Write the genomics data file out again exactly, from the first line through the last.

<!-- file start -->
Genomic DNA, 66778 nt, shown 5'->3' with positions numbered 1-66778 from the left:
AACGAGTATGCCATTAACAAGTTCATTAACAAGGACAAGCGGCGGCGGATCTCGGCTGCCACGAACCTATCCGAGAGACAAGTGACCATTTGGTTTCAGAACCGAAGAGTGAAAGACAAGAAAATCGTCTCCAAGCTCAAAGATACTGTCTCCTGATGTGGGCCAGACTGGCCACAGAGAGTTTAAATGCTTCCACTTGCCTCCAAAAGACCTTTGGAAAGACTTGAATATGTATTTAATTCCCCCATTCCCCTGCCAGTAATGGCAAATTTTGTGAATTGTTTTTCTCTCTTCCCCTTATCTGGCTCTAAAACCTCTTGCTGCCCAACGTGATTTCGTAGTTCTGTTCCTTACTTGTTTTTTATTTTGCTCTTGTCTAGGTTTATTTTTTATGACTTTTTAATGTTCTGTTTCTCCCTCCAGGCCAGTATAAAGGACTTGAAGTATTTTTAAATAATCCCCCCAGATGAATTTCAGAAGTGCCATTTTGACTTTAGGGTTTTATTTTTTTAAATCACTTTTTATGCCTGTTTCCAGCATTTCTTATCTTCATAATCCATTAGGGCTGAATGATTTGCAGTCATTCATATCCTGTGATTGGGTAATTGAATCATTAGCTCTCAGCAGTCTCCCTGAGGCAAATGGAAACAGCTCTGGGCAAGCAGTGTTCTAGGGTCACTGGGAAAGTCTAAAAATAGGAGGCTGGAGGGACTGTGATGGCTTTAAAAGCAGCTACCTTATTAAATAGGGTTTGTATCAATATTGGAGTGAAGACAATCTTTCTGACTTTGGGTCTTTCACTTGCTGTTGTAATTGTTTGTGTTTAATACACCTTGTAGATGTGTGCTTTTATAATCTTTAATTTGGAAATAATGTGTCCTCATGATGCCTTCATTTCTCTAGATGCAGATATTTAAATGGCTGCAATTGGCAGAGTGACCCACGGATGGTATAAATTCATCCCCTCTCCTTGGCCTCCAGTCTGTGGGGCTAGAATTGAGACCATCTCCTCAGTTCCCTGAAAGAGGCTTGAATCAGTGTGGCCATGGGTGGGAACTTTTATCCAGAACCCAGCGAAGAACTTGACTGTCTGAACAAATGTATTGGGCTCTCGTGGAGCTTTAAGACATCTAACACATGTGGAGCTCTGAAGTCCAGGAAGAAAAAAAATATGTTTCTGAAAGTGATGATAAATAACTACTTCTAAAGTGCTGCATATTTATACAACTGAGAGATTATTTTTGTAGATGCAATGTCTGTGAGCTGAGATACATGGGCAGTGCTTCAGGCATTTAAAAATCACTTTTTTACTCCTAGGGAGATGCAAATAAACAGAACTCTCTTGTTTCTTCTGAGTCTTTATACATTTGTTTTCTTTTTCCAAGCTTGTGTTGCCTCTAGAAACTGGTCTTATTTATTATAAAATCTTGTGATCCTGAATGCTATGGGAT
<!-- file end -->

Genomic DNA, 66778 nt, shown 5'->3' with positions numbered 1-66778 from the left:
AACGAGTATGCCATTAACAAGTTCATTAACAAGGACAAGCGGCGGCGGATCTCGGCTGCCACGAACCTATCCGAGAGACAAGTGACCATTTGGTTTCAGAACCGAAGAGTGAAAGACAAGAAAATCGTCTCCAAGCTCAAAGATACTGTCTCCTGATGTGGGCCAGACTGGCCACAGAGAGTTTAAATGCTTCCACTTGCCTCCAAAAGACCTTTGGAAAGACTTGAATATGTATTTAATTCCCCCATTCCCCTGCCAGTAATGGCAAATTTTGTGAATTGTTTTTCTCTCTTCCCCTTATCTGGCTCTAAAACCTCTTGCTGCCCAACGTGATTTCGTAGTTCTGTTCCTTACTTGTTTTTTATTTTGCTCTTGTCTAGGTTTATTTTTTATGACTTTTTAATGTTCTGTTTCTCCCTCCAGGCCAGTATAAAGGACTTGAAGTATTTTTAAATAATCCCCCCAGATGAATTTCAGAAGTGCCATTTTGACTTTAGGGTTTTATTTTTTTAAATCACTTTTTATGCCTGTTTCCAGCATTTCTTATCTTCATAATCCATTAGGGCTGAATGATTTGCAGTCATTCATATCCTGTGATTGGGTAATTGAATCATTAGCTCTCAGCAGTCTCCCTGAGGCAAATGGAAACAGCTCTGGGCAAGCAGTGTTCTAGGGTCACTGGGAAAGTCTAAAAATAGGAGGCTGGAGGGACTGTGATGGCTTTAAAAGCAGCTACCTTATTAAATAGGGTTTGTATCAATATTGGAGTGAAGACAATCTTTCTGACTTTGGGTCTTTCACTTGCTGTTGTAATTGTTTGTGTTTAATACACCTTGTAGATGTGTGCTTTTATAATCTTTAATTTGGAAATAATGTGTCCTCATGATGCCTTCATTTCTCTAGATGCAGATATTTAAATGGCTGCAATTGGCAGAGTGACCCACGGATGGTATAAATTCATCCCCTCTCCTTGGCCTCCAGTCTGTGGGGCTAGAATTGAGACCATCTCCTCAGTTCCCTGAAAGAGGCTTGAATCAGTGTGGCCATGGGTGGGAACTTTTATCCAGAACCCAGCGAAGAACTTGACTGTCTGAACAAATGTATTGGGCTCTCGTGGAGCTTTAAGACATCTAACACATGTGGAGCTCTGAAGTCCAGGAAGAAAAAAAATATGTTTCTGAAAGTGATGATAAATAACTACTTCTAAAGTGCTGCATATTTATACAACTGAGAGATTATTTTTGTAGATGCAATGTCTGTGAGCTGAGATACATGGGCAGTGCTTCAGGCATTTAAAAATCACTTTTTTACTCCTAGGGAGATGCAAATAAACAGAACTCTCTTGTTTCTTCTGAGTCTTTATACATTTGTTTTCTTTTTCCAAGCTTGTGTTGCCTCTAGAAACTGGTCTTATTTATTATAAAATCTTGTGATCCTGAATGCTATGGGAT